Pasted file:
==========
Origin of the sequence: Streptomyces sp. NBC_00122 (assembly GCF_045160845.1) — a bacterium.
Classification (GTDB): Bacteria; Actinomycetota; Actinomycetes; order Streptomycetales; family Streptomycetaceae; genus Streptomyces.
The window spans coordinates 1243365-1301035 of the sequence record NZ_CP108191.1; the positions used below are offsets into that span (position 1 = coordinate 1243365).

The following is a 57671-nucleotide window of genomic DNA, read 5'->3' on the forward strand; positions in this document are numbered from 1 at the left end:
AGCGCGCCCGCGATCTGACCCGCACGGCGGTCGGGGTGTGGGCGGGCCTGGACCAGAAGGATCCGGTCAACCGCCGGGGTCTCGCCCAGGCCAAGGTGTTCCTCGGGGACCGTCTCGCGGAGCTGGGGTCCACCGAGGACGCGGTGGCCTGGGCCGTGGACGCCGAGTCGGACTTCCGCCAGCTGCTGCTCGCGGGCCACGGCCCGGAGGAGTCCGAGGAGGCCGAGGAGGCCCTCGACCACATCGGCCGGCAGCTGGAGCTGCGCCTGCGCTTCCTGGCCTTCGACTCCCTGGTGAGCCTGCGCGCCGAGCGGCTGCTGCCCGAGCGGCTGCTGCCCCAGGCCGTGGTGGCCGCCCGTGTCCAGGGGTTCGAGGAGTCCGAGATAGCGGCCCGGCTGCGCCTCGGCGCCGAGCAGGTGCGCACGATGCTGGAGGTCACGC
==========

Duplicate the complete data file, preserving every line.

Origin of the sequence: Streptomyces sp. NBC_00122 (assembly GCF_045160845.1) — a bacterium.
Classification (GTDB): Bacteria; Actinomycetota; Actinomycetes; order Streptomycetales; family Streptomycetaceae; genus Streptomyces.
The window spans coordinates 1243365-1301035 of the sequence record NZ_CP108191.1; the positions used below are offsets into that span (position 1 = coordinate 1243365).

The following is a 57671-nucleotide window of genomic DNA, read 5'->3' on the forward strand; positions in this document are numbered from 1 at the left end:
AGCGCGCCCGCGATCTGACCCGCACGGCGGTCGGGGTGTGGGCGGGCCTGGACCAGAAGGATCCGGTCAACCGCCGGGGTCTCGCCCAGGCCAAGGTGTTCCTCGGGGACCGTCTCGCGGAGCTGGGGTCCACCGAGGACGCGGTGGCCTGGGCCGTGGACGCCGAGTCGGACTTCCGCCAGCTGCTGCTCGCGGGCCACGGCCCGGAGGAGTCCGAGGAGGCCGAGGAGGCCCTCGACCACATCGGCCGGCAGCTGGAGCTGCGCCTGCGCTTCCTGGCCTTCGACTCCCTGGTGAGCCTGCGCGCCGAGCGGCTGCTGCCCGAGCGGCTGCTGCCCCAGGCCGTGGTGGCCGCCCGTGTCCAGGGGTTCGAGGAGTCCGAGATAGCGGCCCGGCTGCGCCTCGGCGCCGAGCAGGTGCGCACGATGCTGGAGGTCACGC